When Miikka Kiprusoff went down with a lower body injury during the Calgary Flames 4-1 victory over the Detroit Red Wings, many people in the Stampede City were ready to throw in the towel. The man known as Kipper had been between the pipes for nearly 90% of the time for the Flames since he was acquired from the San Jose Sharks, back in November of 2003.
However, this became an opportunity for the Flames to finally get Leland Irving some much-needed playing time. After a stellar junior career with the Everett Silvertips of the Western Hockey League, the 2006 first round draft choice, has spent most of his professional life in the minors, waiting patiently for his chance.
There were many bumps on the road for Irving. Whenever it looked like he was finally going to get called up to the big club, the Flames would bring in another veteran goalie to back up Kiprusoff. From Curtis Joseph to Curtis McElhinney to Vesa Toskala to Henrik Karlsson, the Flames used a variety of second-string netminders to various degrees of success. (This is the first time Vesa Toskala and success were used in the same sentence.) Meanwhile, Irving sat back and waited, plying his trade in Abbotsford, while being told he was the goalie of the future for the Flames.
Irving was called up last season by the big club, appearing in 7 games for Calgary. The Swan Hills, Alberta native posted a 1-3-3 record with a 3.19 goals against average. Not exactly sparkling numbers. When Bob Hartley took over as head coach of the Flames this season, he told Irving he would give him every opportunity to make the team on a full-time basis. However, the lockout got in the way.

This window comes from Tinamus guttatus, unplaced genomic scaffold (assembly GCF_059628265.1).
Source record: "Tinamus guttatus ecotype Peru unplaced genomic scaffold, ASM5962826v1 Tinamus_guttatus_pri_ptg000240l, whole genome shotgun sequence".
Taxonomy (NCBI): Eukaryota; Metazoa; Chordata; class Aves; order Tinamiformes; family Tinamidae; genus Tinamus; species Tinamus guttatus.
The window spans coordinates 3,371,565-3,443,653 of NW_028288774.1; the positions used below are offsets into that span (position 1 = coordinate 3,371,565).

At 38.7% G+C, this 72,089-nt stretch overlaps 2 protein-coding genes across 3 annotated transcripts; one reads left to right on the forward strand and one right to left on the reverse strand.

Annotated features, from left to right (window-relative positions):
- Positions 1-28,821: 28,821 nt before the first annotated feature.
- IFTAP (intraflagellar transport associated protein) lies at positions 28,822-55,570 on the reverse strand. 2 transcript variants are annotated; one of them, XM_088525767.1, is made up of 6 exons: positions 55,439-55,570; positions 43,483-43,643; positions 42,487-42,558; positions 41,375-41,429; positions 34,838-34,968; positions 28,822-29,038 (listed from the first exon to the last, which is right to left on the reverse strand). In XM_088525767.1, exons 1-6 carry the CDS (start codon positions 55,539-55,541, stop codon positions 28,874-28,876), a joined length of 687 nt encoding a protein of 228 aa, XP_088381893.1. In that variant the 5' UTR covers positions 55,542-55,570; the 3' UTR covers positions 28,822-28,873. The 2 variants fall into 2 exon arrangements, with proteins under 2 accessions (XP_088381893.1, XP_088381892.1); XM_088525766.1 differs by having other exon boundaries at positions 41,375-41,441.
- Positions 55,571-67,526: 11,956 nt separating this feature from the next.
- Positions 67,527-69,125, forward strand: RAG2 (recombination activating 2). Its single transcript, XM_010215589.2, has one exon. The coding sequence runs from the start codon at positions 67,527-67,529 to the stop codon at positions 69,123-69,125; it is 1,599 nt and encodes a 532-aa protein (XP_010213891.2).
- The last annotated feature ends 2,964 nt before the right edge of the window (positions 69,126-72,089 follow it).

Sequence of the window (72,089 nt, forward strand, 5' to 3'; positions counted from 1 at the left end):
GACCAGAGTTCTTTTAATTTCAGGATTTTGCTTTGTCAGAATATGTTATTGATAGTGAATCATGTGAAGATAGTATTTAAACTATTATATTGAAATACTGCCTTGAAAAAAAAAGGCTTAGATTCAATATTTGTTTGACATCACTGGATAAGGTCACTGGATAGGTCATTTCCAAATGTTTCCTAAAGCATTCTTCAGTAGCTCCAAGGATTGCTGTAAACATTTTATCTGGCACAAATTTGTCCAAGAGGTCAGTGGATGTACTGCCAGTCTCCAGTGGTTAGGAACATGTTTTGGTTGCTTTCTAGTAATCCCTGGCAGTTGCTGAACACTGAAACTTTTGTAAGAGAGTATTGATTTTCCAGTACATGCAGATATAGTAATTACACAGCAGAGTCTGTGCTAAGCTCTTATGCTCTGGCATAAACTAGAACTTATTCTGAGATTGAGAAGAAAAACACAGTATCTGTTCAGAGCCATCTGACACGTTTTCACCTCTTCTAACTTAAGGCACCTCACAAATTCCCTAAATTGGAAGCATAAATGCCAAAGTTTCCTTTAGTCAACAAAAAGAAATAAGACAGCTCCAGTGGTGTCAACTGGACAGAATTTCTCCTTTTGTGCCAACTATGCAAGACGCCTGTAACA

Irving was sent back down to Abbotsford to give him some playing time. He didn’t exactly set the AHL on fire either, posting a 2-3-1 record with a 3.71 goals against average and a 0.871 save percentage in 6 appearances. There were rumours that general manager Jay Feaster was looking to trade Irving, to give him a fresh start with a different organization.
But when the lockout ended, Hartley stayed true to his word and Irving went into the season as Kiprusoff’s backup. When Kipper went down on February 5, Irving was finally given a chance to showcase his abilities. Irving’s first start produced a Flames 4-3 overtime victory over the Columbus Blue Jackets, in which the 24-year-old netminder made 26 saves in the victory. Irving came back down to Earth on Saturday, as the Flames were defeated 5-1 by the Vancouver Canucks, but you couldn’t fault Irving for the loss.
With Kiprusoff now on injured reserve with this lower body injury, the Flames have finally given Irving the reigns of the horse. This is his chance to prove to the team and himself that he is the goalie everyone expected him to be, since he was drafted. Personally, I hope Irving does well. He comes across as a solid individual, who never complained about being in the minors, while being told about his potential. Irving stayed classy throughout the difficult time, and kept working at his game. Patience is a virtue, and Irving’s patience finally rewarded him. Flames fans hope that Irving can reward them with their first playoff appearance since 2009.
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